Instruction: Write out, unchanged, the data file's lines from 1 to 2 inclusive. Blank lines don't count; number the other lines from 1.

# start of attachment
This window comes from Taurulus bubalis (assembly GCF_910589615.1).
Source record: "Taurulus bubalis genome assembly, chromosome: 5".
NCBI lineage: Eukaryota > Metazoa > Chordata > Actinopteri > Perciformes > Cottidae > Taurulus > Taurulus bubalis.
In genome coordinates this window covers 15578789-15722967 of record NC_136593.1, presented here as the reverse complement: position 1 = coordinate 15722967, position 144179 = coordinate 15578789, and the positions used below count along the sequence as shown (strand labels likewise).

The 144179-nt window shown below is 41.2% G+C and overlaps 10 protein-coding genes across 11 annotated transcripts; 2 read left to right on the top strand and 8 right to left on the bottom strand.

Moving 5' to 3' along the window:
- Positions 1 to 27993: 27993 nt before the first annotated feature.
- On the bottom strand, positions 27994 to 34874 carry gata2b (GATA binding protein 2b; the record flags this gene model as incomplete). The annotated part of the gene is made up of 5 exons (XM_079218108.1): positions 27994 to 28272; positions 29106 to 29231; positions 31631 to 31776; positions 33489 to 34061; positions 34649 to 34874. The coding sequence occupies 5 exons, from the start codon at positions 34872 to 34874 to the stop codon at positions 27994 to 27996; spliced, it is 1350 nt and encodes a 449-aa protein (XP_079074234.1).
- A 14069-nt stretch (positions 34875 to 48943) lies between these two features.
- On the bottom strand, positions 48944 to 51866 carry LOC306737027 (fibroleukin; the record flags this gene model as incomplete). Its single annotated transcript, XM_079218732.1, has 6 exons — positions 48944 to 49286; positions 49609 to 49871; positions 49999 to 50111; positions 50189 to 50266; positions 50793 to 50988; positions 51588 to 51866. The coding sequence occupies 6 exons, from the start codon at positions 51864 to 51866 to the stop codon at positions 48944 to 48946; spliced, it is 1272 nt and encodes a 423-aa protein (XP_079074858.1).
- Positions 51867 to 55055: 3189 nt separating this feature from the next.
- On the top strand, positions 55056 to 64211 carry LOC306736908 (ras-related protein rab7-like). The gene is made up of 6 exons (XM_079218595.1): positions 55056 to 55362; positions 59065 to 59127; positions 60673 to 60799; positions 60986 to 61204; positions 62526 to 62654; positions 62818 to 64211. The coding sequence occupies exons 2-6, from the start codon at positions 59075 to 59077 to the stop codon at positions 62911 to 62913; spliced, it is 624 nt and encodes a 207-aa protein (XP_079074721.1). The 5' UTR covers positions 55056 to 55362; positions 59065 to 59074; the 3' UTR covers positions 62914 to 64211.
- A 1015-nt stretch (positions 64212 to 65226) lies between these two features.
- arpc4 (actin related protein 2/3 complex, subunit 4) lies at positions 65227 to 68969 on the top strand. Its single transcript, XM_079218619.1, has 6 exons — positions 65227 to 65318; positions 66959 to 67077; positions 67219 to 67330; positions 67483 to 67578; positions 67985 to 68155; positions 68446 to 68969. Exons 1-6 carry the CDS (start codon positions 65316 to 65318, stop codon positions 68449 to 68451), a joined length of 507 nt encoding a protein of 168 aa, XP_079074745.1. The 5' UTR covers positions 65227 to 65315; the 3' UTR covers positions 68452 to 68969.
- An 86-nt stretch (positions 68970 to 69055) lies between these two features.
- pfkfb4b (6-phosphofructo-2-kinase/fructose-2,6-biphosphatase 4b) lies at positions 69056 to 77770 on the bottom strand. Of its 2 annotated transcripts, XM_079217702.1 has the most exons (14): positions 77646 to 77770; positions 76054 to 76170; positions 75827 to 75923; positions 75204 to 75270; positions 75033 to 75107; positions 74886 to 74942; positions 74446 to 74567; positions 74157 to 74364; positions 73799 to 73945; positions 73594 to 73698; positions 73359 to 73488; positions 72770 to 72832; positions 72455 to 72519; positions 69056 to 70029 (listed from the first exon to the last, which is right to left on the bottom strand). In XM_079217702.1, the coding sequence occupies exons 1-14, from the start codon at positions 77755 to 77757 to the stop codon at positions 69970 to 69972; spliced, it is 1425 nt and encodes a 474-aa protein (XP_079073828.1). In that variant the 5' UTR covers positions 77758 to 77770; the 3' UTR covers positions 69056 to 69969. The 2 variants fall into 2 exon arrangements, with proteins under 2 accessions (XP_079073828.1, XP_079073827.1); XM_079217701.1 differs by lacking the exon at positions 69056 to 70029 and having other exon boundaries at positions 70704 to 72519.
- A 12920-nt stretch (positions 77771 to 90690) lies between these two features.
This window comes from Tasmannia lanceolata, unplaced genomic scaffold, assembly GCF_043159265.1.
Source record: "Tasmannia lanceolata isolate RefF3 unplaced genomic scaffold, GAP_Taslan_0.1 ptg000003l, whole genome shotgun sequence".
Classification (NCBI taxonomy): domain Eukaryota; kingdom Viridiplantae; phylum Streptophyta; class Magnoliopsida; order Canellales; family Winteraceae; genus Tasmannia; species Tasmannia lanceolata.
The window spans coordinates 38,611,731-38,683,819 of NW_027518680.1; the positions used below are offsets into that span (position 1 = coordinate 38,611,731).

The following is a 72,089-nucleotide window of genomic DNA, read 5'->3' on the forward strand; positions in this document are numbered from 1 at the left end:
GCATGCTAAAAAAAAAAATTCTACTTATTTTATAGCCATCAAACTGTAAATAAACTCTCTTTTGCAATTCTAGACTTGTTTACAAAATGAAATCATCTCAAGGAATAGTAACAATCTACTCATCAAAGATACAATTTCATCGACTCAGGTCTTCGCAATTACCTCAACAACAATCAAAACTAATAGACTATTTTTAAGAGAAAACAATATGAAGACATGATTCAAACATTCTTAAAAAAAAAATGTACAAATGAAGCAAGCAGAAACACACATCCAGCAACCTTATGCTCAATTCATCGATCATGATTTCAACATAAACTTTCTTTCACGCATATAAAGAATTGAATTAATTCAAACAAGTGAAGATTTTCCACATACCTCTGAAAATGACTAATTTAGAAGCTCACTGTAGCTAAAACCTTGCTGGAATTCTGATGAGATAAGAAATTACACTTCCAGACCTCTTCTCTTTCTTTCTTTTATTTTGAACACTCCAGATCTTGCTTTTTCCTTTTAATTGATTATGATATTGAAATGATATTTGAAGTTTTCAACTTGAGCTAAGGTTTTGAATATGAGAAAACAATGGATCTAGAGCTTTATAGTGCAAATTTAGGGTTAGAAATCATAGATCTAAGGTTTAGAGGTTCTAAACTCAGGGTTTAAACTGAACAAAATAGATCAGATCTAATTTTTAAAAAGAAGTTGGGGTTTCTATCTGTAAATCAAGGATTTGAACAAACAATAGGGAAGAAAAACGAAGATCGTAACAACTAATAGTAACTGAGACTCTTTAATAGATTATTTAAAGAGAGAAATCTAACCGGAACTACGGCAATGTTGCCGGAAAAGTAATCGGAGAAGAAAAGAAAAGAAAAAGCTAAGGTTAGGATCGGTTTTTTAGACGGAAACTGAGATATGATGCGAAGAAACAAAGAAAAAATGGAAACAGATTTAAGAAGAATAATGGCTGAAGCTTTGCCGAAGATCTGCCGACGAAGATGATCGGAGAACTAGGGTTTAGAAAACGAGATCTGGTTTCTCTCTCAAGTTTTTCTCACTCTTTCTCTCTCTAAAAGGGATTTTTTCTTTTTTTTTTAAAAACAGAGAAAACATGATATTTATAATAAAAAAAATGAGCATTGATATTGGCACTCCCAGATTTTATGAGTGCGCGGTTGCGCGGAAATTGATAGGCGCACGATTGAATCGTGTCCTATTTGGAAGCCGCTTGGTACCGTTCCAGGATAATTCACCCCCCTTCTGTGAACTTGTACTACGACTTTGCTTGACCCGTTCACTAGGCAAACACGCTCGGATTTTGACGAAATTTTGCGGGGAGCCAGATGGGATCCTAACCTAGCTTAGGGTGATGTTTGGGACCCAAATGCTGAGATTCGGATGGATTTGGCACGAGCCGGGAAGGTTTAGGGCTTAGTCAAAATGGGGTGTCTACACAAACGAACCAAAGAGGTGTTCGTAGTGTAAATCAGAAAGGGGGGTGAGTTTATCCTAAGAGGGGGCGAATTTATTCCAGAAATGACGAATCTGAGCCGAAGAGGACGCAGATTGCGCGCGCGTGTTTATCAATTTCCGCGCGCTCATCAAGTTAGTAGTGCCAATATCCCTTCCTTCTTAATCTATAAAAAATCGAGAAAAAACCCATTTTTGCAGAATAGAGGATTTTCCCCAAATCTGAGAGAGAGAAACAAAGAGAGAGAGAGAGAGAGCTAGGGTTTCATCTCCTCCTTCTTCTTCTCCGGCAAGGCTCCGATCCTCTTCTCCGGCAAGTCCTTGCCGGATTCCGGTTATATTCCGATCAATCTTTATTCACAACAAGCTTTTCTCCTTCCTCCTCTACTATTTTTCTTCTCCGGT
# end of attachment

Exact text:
This window comes from Taurulus bubalis (assembly GCF_910589615.1).
Source record: "Taurulus bubalis genome assembly, chromosome: 5".